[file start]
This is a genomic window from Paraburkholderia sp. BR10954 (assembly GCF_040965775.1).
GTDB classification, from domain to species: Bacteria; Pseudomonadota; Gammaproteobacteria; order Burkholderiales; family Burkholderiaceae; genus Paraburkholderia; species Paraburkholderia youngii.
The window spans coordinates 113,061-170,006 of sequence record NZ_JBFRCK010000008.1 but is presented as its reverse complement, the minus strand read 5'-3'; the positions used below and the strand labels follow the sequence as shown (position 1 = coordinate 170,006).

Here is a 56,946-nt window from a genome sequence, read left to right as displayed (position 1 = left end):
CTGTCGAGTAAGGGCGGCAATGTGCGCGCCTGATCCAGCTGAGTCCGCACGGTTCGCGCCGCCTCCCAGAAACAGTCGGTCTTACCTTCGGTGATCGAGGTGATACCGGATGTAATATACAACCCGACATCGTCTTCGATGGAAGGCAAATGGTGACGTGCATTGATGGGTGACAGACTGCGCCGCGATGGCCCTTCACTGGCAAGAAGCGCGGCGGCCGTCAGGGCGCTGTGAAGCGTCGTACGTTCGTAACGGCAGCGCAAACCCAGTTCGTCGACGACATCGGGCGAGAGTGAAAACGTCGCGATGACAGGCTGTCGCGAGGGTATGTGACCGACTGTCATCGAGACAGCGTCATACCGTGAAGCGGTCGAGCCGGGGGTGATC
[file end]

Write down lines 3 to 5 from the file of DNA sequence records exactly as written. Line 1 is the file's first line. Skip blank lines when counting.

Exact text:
The window spans coordinates 113,061-170,006 of sequence record NZ_JBFRCK010000008.1 but is presented as its reverse complement, the minus strand read 5'-3'; the positions used below and the strand labels follow the sequence as shown (position 1 = coordinate 170,006).

Here is a 56,946-nt window from a genome sequence, read left to right as displayed (position 1 = left end):
CTGTCGAGTAAGGGCGGCAATGTGCGCGCCTGATCCAGCTGAGTCCGCACGGTTCGCGCCGCCTCCCAGAAACAGTCGGTCTTACCTTCGGTGATCGAGGTGATACCGGATGTAATATACAACCCGACATCGTCTTCGATGGAAGGCAAATGGTGACGTGCATTGATGGGTGACAGACTGCGCCGCGATGGCCCTTCACTGGCAAGAAGCGCGGCGGCCGTCAGGGCGCTGTGAAGCGTCGTACGTTCGTAACGGCAGCGCAAACCCAGTTCGTCGACGACATCGGGCGAGAGTGAAAACGTCGCGATGACAGGCTGTCGCGAGGGTATGTGACCGACTGTCATCGAGACAGCGTCATACCGTGAAGCGGTCGAGCCGGGGGTGATC